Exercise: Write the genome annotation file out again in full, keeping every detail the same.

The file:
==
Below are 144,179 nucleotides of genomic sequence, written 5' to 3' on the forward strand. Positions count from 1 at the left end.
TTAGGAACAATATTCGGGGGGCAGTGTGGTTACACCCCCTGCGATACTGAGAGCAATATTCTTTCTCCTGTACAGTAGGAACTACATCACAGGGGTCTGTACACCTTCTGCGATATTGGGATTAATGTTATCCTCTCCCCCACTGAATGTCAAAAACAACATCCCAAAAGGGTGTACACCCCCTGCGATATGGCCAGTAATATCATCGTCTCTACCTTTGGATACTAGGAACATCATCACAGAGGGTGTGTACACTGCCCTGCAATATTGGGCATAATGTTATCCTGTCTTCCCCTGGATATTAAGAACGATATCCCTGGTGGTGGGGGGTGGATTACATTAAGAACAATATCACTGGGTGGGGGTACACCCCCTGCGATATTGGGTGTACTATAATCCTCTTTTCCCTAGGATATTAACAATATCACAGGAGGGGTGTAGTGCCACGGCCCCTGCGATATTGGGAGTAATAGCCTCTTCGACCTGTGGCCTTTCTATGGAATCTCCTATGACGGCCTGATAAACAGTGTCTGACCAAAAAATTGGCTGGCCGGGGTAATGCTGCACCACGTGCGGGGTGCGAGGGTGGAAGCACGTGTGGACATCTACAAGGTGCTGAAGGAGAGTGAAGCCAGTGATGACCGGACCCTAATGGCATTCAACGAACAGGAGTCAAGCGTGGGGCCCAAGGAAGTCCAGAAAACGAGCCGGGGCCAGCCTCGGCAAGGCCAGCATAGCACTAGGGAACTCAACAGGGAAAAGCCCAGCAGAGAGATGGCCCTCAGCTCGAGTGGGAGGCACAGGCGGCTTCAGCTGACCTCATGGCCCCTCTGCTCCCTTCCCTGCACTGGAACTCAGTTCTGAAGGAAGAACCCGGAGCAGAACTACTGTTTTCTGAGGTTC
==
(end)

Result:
Below are 144,179 nucleotides of genomic sequence, written 5' to 3' on the forward strand. Positions count from 1 at the left end.
TTAGGAACAATATTCGGGGGGCAGTGTGGTTACACCCCCTGCGATACTGAGAGCAATATTCTTTCTCCTGTACAGTAGGAACTACATCACAGGGGTCTGTACACCTTCTGCGATATTGGGATTAATGTTATCCTCTCCCCCACTGAATGTCAAAAACAACATCCCAAAAGGGTGTACACCCCCTGCGATATGGCCAGTAATATCATCGTCTCTACCTTTGGATACTAGGAACATCATCACAGAGGGTGTGTACACTGCCCTGCAATATTGGGCATAATGTTATCCTGTCTTCCCCTGGATATTAAGAACGATATCCCTGGTGGTGGGGGGTGGATTACATTAAGAACAATATCACTGGGTGGGGGTACACCCCCTGCGATATTGGGTGTACTATAATCCTCTTTTCCCTAGGATATTAACAATATCACAGGAGGGGTGTAGTGCCACGGCCCCTGCGATATTGGGAGTAATAGCCTCTTCGACCTGTGGCCTTTCTATGGAATCTCCTATGACGGCCTGATAAACAGTGTCTGACCAAAAAATTGGCTGGCCGGGGTAATGCTGCACCACGTGCGGGGTGCGAGGGTGGAAGCACGTGTGGACATCTACAAGGTGCTGAAGGAGAGTGAAGCCAGTGATGACCGGACCCTAATGGCATTCAACGAACAGGAGTCAAGCGTGGGGCCCAAGGAAGTCCAGAAAACGAGCCGGGGCCAGCCTCGGCAAGGCCAGCATAGCACTAGGGAACTCAACAGGGAAAAGCCCAGCAGAGAGATGGCCCTCAGCTCGAGTGGGAGGCACAGGCGGCTTCAGCTGACCTCATGGCCCCTCTGCTCCCTTCCCTGCACTGGAACTCAGTTCTGAAGGAAGAACCCGGAGCAGAACTACTGTTTTCTGAGGTTC